tech nation

What We’ve Learned From The Tech Nation Report

The 2017 Tech Nation report was released last week by Tech City announcing the UK as the tech capital of Europe. The report discusses key findings relating to investment, talent, collaboration, growth, jobs and productivity.

The Prime Minister Theresa May introduced the report by saying; “Today more than 1.5 million people are already working within the digital sector, or in digital tech roles across other sectors, while the number of digital tech jobs across the UK has grown at more than twice the rate of non-digital tech sectors. From analysts to web developers to software architects, these pioneers of our digital economy are at the forefront of a great British success story.”

There are some interesting, insightful and encouraging findings, so we’ve picked out some of the highlights.

1) DIGITAL TECH INVESTMENT: In 2016 UK digital tech investment reached £6.8billion, that’s 50% higher than any other European country

tech nation

2) DIGITAL TECH TALENT: The UK is home to 8 of Europe’s top 20 universities, more than any other European country

tech nation

3) DIGITAL TECH COLLABORATION: London hosted 22,000 Meetups in 2016, that’s three times as many as in Berlin, Amsterdam or Paris

tech nation

4) DIGITAL BUSINESS GROWTH: The turnover of digital tech businesses reached £170 billion, an increase of £30billion in just five years

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corporate social responsibility

Why Corporate Social Responsibility Makes Sense For SMEs

Corporate social responsibility is generally something we relate to large businesses employing hundreds of people, after all these organisations have more of an impact on society. However, growing SMEs may still employ staff, deal with freelancers, clients, partners and the wider community. Any business’ activity will in some way affect the environment, the economy and society.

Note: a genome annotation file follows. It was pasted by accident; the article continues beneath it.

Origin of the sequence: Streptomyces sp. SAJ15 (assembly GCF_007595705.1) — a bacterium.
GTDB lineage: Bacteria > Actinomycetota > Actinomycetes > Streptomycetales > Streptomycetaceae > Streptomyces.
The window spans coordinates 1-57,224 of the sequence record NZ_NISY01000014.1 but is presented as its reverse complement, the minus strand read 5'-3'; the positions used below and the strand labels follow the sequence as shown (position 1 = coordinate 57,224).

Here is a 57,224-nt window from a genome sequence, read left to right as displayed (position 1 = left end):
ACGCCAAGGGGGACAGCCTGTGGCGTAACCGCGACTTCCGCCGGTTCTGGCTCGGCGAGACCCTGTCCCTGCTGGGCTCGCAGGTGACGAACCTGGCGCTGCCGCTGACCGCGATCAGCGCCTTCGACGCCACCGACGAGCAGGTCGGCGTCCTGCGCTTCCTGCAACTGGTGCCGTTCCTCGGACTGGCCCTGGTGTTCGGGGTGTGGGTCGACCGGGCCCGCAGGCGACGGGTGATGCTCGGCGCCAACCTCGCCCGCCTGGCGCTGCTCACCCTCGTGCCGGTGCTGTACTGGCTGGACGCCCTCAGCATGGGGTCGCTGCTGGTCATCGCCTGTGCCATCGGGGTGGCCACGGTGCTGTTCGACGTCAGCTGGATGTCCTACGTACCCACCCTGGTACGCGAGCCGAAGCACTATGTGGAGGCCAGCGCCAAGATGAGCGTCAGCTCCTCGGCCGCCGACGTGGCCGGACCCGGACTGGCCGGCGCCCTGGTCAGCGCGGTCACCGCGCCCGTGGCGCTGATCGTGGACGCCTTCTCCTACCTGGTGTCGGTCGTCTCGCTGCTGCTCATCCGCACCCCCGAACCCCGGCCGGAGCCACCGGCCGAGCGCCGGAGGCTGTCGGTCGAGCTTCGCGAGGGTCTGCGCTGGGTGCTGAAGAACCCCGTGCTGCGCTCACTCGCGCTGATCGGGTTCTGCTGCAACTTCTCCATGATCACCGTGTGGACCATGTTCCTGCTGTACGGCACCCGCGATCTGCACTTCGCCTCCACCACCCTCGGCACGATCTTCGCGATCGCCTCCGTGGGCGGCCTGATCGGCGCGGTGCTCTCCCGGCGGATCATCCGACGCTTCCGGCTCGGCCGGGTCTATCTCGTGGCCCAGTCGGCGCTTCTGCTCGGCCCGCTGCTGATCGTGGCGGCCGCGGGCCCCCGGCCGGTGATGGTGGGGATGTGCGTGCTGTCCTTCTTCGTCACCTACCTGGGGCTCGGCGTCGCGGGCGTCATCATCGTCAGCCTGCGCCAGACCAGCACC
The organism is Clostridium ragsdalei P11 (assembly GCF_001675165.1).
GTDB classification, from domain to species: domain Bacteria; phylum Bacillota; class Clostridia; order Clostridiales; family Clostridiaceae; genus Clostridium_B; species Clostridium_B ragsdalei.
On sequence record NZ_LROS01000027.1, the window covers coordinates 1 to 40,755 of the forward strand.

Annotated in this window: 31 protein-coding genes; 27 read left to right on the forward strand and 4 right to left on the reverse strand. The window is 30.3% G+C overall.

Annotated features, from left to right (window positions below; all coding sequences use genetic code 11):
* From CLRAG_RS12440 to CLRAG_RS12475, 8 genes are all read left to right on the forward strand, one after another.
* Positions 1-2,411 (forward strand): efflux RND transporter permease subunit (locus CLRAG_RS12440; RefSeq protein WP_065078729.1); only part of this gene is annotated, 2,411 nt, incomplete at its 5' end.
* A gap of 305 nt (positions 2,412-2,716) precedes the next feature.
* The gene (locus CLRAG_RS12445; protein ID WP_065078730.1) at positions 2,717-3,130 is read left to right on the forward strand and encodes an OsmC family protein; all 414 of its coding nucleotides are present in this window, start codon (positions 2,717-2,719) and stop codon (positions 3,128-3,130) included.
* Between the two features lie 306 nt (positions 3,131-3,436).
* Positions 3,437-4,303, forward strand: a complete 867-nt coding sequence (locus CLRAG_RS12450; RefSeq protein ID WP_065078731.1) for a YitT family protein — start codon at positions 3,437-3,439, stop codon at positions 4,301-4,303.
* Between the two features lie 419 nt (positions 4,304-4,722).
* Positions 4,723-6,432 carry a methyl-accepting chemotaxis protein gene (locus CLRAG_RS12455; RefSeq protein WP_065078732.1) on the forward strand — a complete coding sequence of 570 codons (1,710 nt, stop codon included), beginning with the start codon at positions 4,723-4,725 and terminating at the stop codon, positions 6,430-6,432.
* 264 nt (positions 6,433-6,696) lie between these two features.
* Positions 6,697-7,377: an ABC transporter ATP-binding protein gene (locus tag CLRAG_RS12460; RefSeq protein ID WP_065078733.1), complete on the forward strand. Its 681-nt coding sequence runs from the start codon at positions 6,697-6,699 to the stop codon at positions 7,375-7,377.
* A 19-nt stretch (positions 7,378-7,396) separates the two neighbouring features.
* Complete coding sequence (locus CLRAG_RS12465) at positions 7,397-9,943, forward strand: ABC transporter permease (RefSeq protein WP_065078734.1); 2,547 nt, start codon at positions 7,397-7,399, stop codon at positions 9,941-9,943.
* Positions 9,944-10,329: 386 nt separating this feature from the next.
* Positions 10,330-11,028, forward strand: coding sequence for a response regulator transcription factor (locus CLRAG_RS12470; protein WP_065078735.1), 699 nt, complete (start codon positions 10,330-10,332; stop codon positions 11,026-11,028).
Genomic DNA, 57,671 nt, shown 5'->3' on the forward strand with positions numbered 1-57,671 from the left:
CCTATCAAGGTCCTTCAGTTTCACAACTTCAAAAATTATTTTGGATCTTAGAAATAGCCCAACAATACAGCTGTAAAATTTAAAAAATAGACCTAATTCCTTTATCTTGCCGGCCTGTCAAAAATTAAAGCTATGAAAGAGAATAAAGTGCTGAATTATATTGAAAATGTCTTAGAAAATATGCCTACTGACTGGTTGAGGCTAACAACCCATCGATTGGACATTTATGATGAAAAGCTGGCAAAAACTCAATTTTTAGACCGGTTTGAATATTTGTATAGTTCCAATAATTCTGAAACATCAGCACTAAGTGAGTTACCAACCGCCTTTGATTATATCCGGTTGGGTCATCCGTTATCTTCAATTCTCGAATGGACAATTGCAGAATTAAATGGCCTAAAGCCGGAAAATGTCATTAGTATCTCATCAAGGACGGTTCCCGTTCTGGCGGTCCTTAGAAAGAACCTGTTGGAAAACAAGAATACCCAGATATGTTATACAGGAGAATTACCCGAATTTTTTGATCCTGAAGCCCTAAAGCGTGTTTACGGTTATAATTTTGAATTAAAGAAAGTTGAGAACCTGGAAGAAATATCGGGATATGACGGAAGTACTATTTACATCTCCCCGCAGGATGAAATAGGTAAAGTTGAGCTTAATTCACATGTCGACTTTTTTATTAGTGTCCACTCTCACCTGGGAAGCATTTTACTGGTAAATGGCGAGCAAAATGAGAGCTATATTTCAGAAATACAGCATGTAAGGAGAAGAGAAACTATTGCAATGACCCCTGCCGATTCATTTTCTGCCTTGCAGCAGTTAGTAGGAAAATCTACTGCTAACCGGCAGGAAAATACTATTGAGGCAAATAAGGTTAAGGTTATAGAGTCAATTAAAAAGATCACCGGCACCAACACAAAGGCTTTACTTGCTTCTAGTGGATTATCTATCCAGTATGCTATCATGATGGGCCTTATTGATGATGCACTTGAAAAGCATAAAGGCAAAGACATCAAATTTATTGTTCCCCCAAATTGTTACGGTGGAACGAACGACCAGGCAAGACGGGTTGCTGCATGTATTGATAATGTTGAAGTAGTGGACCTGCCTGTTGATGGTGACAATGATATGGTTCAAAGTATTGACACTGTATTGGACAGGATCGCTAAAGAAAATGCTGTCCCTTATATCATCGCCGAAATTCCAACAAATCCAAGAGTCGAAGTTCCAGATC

As any business grows, so will its footprint, and it’s corporate social responsibility that will determine whether that footprint is positive or negative. You’ll often find a company’s values will display the responsibilities most important to them, such as a commitment to being green, or giving back to the environment. Investing in staff gives them the opportunity to grow and develop, and even engage themselves in corporate social responsibility. Smaller, day-to-day to day changes are easily made such as stocking fair-trade tea and coffee in the kitchen, or using other eco-friendly products where possible.

Giles Fuchs, Co-Founder of Office Space in Town explains, “a considered SME corporate social responsibility policy is key for any ambitious business hoping to grow and can no longer be an afterthought. A business’ commitment to corporate social responsibility is now a benchmark by which to measure its appeal – younger workers have ranked corporate social responsibility as a key criterion of an employer, clients increasingly consider it as of equal value as cost and investors more and more want assurances that their investments are socially responsible.” 

As part of Office Space in Town’s CSR they encourage staff to get involved in community work, and they can take time out of work to do so. Giving purpose to a role, particularly for Millennials is increasingly important, as Simon Sinek explains in his popular video asking ‘the millennial question.’

Involving your SME in CSR can be on a large...Continue reading

Why Online Reviews and Testimonials are So Important and How to Make Them Work For...